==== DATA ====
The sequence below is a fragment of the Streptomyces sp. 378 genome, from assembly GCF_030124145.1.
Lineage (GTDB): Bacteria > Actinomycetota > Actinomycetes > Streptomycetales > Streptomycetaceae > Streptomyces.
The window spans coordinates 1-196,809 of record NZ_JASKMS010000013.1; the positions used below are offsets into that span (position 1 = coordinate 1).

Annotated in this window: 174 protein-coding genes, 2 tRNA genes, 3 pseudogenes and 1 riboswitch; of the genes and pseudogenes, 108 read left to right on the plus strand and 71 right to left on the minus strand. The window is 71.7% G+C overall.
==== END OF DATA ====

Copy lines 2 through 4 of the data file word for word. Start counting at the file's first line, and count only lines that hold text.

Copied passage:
Lineage (GTDB): Bacteria > Actinomycetota > Actinomycetes > Streptomycetales > Streptomycetaceae > Streptomyces.
The window spans coordinates 1-196,809 of record NZ_JASKMS010000013.1; the positions used below are offsets into that span (position 1 = coordinate 1).

Annotated in this window: 174 protein-coding genes, 2 tRNA genes, 3 pseudogenes and 1 riboswitch; of the genes and pseudogenes, 108 read left to right on the plus strand and 71 right to left on the minus strand. The window is 71.7% G+C overall.